October 06, 2005

Democratic "Culture of Corruption"?

Howard Dean and the Democrats have alleged that the Republicans have a "culture of corruption". See my previous post here for more thoughts on this allegation.

As I mention in my previous post, corruption is not a Republican or Democrat issue. Both parties have issues and we, the American public, deserve better from our elected representatives. Yet, Howard Dean and the Democrats seem content to make "Republican corruption" the only issue. So, in honor of Howie, this will be the first post in a series that will outline the Democrats "Culture of Corruption":

Democratic Senator Jon Corzine headlined a political fundraiser that included a half dozen attorneys who were barred under state law from giving to New Jersey campaigns:

A political fund-raiser headlined by Democratic gubernatorial candidate Jon Corzine included a half-dozen attorneys barred under state law from giving to New Jersey campaigns, according to a published report. The Star-Ledger of Newark reported in Saturday newspapers that the lawyers, prevented from giving under the state's recently enacted "pay-to-play" law, were able to enjoy seared tuna and jicama cabbage slaw with Corzine because their checks were to the Democratic National Committee, not the candidate.

The fund-raiser last Tuesday at a posh Manhattan restaurant raised $2 million for the national committee.

The Corzine campaign expects the DNC to pour as much as $2 million to $3 million in New Jersey before the Nov. 8 election.

Other notables at Tuesday's event included DNC Chairman Howard Dean, former U.S. Sen. Bob Kerry and Vernon Jordan, a confidant of former President Bill Clinton.

Moreover, the New York Daily News looks at Hillary Clinton's attempt to quash the report of a special investigation that alleges potential abuses of power by the Clinton administration:

WASHINGTON - The independent counsel investigation that led to the conviction of a former Clinton administration housing chief could come back to haunt Sen. Hillary Clinton. The Daily News has learned that lawyers are fighting to suppress a potentially embarrassing final report from the probe that found Housing Secretary Henry Cisneros lied to the FBI about paying $250,000 in hush money to his ex-mistress.

Cisneros paid a $10,000 fine after he was found guilty in 1999 and was later pardoned by Bill Clinton. And though neither Hillary Clinton nor her husband was targeted by independent counsel David Barrett, his 420-page final report sent to a special court 13 months ago will include alleged abuses of power by his administration, sources told The News.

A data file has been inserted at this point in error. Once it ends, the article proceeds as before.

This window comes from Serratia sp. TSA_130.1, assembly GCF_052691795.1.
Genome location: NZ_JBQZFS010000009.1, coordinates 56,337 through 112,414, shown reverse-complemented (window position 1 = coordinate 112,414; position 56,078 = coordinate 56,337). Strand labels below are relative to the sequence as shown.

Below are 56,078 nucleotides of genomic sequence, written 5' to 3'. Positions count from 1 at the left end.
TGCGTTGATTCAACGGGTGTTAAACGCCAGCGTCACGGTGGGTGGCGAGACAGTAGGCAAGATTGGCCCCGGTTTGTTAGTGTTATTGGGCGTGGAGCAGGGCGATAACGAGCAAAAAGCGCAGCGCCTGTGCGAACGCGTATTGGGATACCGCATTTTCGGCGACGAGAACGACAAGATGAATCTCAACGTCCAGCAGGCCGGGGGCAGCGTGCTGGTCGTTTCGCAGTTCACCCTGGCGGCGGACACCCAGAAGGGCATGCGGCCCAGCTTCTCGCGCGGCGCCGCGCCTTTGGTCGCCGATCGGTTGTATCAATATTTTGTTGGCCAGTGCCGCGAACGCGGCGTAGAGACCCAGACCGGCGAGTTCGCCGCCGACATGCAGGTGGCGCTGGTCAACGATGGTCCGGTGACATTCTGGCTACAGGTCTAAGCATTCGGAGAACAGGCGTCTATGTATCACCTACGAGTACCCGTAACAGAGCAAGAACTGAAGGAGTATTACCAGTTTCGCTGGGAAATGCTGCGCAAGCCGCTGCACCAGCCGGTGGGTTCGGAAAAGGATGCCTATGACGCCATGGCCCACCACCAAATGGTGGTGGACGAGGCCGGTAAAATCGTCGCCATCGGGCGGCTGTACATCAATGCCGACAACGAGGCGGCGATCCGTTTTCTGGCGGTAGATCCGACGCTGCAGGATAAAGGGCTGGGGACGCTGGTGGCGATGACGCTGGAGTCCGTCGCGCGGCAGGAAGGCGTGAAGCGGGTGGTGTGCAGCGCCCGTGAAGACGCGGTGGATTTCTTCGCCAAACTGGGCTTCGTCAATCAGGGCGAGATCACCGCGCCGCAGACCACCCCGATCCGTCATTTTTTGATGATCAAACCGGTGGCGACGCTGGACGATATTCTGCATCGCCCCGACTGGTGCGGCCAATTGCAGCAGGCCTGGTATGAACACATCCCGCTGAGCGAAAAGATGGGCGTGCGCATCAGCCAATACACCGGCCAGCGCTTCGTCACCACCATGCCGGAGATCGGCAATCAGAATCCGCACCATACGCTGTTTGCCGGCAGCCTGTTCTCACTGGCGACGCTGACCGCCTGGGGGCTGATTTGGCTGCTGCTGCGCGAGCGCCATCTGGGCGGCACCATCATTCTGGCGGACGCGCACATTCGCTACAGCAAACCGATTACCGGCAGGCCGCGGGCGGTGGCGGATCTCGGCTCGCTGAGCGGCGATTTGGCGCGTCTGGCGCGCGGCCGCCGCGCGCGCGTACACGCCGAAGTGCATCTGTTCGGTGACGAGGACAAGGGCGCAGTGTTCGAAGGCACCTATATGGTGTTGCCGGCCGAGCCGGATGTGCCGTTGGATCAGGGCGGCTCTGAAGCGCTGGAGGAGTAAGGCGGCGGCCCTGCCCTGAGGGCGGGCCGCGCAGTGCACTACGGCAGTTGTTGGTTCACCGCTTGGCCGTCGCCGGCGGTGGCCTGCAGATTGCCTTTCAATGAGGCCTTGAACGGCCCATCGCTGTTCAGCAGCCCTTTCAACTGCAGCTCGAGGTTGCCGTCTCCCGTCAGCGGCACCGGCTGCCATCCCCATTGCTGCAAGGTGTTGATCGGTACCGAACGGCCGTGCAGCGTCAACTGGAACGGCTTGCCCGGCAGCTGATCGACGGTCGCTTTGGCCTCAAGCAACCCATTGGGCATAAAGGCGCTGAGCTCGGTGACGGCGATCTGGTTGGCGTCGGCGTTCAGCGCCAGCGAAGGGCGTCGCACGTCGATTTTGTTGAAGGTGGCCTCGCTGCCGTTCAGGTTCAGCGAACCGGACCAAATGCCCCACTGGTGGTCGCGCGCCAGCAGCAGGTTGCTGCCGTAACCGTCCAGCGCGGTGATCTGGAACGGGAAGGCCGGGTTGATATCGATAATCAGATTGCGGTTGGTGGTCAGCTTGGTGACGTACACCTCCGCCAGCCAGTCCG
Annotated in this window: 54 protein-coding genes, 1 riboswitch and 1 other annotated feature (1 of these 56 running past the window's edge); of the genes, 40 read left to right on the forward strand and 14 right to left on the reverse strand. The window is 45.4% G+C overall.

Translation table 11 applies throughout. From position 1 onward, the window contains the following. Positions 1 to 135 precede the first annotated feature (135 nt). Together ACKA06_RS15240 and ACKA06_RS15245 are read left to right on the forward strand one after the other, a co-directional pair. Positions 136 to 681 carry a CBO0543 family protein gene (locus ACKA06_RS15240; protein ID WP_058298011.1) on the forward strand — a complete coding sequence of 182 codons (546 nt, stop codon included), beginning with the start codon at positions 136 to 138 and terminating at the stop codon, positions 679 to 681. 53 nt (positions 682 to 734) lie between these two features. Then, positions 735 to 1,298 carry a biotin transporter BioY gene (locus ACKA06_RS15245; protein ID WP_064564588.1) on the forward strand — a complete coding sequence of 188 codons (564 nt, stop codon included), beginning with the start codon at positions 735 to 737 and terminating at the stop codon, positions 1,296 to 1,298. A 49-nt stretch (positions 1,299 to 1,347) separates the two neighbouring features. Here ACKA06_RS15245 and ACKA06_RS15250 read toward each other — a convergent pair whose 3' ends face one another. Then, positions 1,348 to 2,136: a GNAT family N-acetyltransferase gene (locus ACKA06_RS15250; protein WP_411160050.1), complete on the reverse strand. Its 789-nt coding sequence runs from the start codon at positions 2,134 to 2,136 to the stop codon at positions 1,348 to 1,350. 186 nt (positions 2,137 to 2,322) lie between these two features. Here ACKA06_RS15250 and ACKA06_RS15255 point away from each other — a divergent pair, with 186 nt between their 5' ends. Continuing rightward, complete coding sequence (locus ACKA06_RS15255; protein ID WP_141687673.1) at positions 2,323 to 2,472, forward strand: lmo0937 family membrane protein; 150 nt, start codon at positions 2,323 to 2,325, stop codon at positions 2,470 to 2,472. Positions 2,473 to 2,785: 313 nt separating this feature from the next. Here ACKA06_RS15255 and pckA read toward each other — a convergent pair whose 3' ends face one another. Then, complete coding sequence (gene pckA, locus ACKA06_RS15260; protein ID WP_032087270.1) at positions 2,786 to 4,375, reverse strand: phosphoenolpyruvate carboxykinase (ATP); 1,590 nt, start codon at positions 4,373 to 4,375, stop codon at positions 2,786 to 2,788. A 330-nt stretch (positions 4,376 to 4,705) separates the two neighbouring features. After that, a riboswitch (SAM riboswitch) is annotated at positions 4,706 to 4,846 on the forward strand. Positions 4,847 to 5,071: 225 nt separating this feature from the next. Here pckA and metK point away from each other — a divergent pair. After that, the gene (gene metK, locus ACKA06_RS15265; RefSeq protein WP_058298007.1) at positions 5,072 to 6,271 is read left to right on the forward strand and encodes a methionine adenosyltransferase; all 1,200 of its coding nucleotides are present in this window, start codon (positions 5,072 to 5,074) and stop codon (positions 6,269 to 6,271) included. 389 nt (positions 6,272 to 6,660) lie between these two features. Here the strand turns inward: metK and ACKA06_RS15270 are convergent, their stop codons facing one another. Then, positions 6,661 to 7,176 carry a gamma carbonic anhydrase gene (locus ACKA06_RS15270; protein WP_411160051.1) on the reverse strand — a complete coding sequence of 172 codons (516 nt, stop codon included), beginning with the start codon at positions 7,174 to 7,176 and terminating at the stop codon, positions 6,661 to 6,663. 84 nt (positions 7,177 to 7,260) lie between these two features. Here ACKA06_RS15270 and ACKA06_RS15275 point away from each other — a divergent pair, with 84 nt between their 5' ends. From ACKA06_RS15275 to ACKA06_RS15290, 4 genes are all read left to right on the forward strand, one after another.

After Cisneros was convicted, Barrett started looking into allegations that the IRS and Justice Department aides stymied a tax fraud case against the disgraced Housing and Urban Development secretary and audited Clinton critics.

Ex-IRS Commissioner Peggy Richardson, who remains a close friend of the Clintons, is among the officials cited in the report, sources said.

Lawyers at the Washington firm Williams and Connolly who work for Cisnero and both Clintons have argued to judges overseeing the case that allegations of illegal activity, for which no charges were filed, should be snipped before the report is made public.

Of course, who can forget the two Democratic Senate Campaign Committee staffers (who were on Senator Chuck Schumer's staff) that are being investigated for hacking into a Republican opponent's credit report?

WASHINGTON -- Sen. Charles Schumer was one of the first politicians to rail against the evils of identity theft, but lately his signature issue has turned into a singular headache.

Schumer, who has led campaigns against Wheaties price-gouging and exorbitant ATM fees, recently sponsored legislation to protect corporate consumer data. He's also been pressuring legal publishers to block snoopers from accessing Social Security numbers online.

So imagine the glee of Republicans when they learned last month that two Schumer staffers at the Democratic Senatorial Campaign Committee had hacked into the credit report of Maryland Republican Lt. Gov. Michael Steele, according to committee officials.

"It's an ironic and uncomfortable position for Chuck," said Baruch College politics professor Doug Muzzio.

In July, DSCC research director Katie Barge, 26, and researcher Lauren Weiner, 25, allegedly accessed Steele's report using his Social Security number in preparation for a possible Senate bid by Steele.

Unethical and illegal activities from a Democrat? Oh, come on... only Republicans are corrupt? Right Howie?

The DSCC was smart to seek the resignation of the two staffers in an attempt to distance the committee from the crime. However, if this was unauthorized behavior of two minor staffers, how come the DSCC is paying the legal bills for the two staffers?

The two women at the center of the FBI probe [DSCC researchers Katie Barge, 26, and Lauren Weiner, 25] have been keeping a low profile. Both have resigned from the committee.

Barge and Weiner declined to comment through their lawyer, William Lawler III, the ex-president of the Washington, D.C., bar association who represented former New Jersey Gov. Jim McGreevey during his 2004 sex scandal. The DSCC is picking up the tab for Lawler, who charges as much as $400 an hour.

Barge quit a job overseeing a research staff of six at David Brock's liberal watchdog organization Media Matters to take the DSCC job. She is highly regarded in the tight-knit community of Democratic researchers, friends and associates say.

My guess would be that the legal bills are being paid so that the DSCC can control the two staffers' cooperation with the authorities. After all, the two staffers are less likely to turn on their bosses if their bosses are still friendly and paying their legal bills.

Hat Tip: NoAgend.org. It is a great site - check it out.



| |

<< Home